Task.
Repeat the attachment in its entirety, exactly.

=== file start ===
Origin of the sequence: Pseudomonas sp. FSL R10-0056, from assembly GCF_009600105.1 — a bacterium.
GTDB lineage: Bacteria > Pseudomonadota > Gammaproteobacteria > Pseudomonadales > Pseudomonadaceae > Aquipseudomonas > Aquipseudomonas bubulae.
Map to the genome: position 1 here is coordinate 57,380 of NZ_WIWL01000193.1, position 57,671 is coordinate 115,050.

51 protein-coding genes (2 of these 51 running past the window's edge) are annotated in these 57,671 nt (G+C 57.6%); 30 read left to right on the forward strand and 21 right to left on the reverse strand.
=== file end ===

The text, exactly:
Origin of the sequence: Pseudomonas sp. FSL R10-0056, from assembly GCF_009600105.1 — a bacterium.
GTDB lineage: Bacteria > Pseudomonadota > Gammaproteobacteria > Pseudomonadales > Pseudomonadaceae > Aquipseudomonas > Aquipseudomonas bubulae.
Map to the genome: position 1 here is coordinate 57,380 of NZ_WIWL01000193.1, position 57,671 is coordinate 115,050.

51 protein-coding genes (2 of these 51 running past the window's edge) are annotated in these 57,671 nt (G+C 57.6%); 30 read left to right on the forward strand and 21 right to left on the reverse strand.